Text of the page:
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#7947 - 09/17/01 02:47 PM drawboring v. comealongs, panels
Anonymous
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Would appreciate thoughts on the following:
1) Which is better, drawboring or using comealongs? Argument for drawboring: It will keep the joint tight as timbers shrink. Arg. for drilling through when joints are drawn tight with comealongs: they are as tight as with drawboring. What's right, and which will be better in preventing joint failure? Which will loosen less? Which will split tenons less?
2)How does this sound for a built-up wall: drywall, vapor barrier, 2x4s 24" oc nailed horizontally across posts, extruded polystyrene mounted tight between 2xs, 2" of isocyanurate on outside of 2xs, strapped by 1x3s into place, mosture barrier, 1" diagonal boards nailed into 2xs and screwed or spiked through into posts, shingles. Total thickness to outside of boards, 8 5/8". Spikes or screws would have to be 2"-3" longer to penetrate posts. 4 3/8" of the thickness would be supported by a 2x12, leaving 4 1/4" (isocyanurate, strapping, boards, shingles)to be supported by 2" of XPS on outside of foundation. Too much unsupported?
3) Does RF drying actually dry to the centers of the timbers sufficient to eliminate shrinking? Thanks for any assistance.--Al

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#7948 - 12/29/01 09:26 PM Re: drawboring v. comealongs, panels
Anonymous
Unregistered


Hello asqualloff:
I would like to reply to the drawbore question--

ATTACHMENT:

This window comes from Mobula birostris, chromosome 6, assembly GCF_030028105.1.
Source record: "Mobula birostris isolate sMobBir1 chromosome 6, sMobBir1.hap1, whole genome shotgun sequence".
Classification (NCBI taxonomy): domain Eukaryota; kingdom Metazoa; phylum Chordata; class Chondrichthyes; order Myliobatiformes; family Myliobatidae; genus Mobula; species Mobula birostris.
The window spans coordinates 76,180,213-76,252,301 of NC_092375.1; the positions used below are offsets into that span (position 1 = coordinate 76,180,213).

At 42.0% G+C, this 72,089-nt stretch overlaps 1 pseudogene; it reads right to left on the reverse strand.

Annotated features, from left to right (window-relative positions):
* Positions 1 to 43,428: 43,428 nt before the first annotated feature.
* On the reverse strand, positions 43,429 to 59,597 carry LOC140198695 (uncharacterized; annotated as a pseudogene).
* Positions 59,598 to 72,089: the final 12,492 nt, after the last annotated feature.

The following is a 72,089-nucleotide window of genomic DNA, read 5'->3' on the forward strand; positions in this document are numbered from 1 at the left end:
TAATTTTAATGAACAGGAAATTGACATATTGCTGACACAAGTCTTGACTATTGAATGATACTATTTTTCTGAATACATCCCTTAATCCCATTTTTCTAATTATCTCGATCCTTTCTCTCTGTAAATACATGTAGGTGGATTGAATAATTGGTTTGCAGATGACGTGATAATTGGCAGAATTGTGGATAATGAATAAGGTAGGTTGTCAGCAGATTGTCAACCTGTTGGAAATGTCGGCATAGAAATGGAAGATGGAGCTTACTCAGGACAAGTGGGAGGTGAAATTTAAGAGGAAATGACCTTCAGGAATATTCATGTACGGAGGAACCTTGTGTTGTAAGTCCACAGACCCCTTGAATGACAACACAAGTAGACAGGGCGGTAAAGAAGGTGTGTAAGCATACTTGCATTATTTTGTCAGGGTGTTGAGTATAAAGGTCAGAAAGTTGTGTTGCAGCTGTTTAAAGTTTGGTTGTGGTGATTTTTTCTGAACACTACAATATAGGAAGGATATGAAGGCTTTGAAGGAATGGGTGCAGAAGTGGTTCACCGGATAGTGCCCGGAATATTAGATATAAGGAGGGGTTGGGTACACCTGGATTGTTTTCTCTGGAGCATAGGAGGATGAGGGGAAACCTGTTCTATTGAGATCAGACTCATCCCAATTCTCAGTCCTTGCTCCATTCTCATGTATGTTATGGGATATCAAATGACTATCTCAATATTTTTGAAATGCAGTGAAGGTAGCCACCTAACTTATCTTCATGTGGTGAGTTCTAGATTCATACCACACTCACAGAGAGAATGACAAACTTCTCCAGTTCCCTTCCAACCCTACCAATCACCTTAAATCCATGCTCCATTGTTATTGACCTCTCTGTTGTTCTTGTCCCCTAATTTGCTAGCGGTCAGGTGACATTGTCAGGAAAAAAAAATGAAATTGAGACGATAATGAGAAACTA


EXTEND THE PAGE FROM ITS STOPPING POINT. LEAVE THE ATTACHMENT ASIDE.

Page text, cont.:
When I was in doubt about such questions I would examine the actual works of traditional timberframers from long ago. Following their techniques you make no (major) mistakes. I must admit though that they made errors like anyone else and they were not all the best timberframers or hewers. In reviewing many timberframes I have noticed errors covered up but in most cases the frames were still strong and true.
They had no comealongs, and the drawbore technique proved to be one of the best methods to tighten up a mortise and tenon joint (done properly). Take an 1.25" oak peg that bows 1\8" to 3\16" in the width of the timber and then add in some case 2 or three pegs in heavy barn framing, and you have tons and I mean tons of force that you could not obtain with a 1 to 2 ton comealong.
I hope that I have made a case for the draw bore technique that has been tried and proven over the centuries.
To add to that it is so much easier to drift in the draw bore pins than to set up a complicated pulling action with comealongs not to say anything about the damage to the exterior of the timber's corners and faces.
The Northern Hewer

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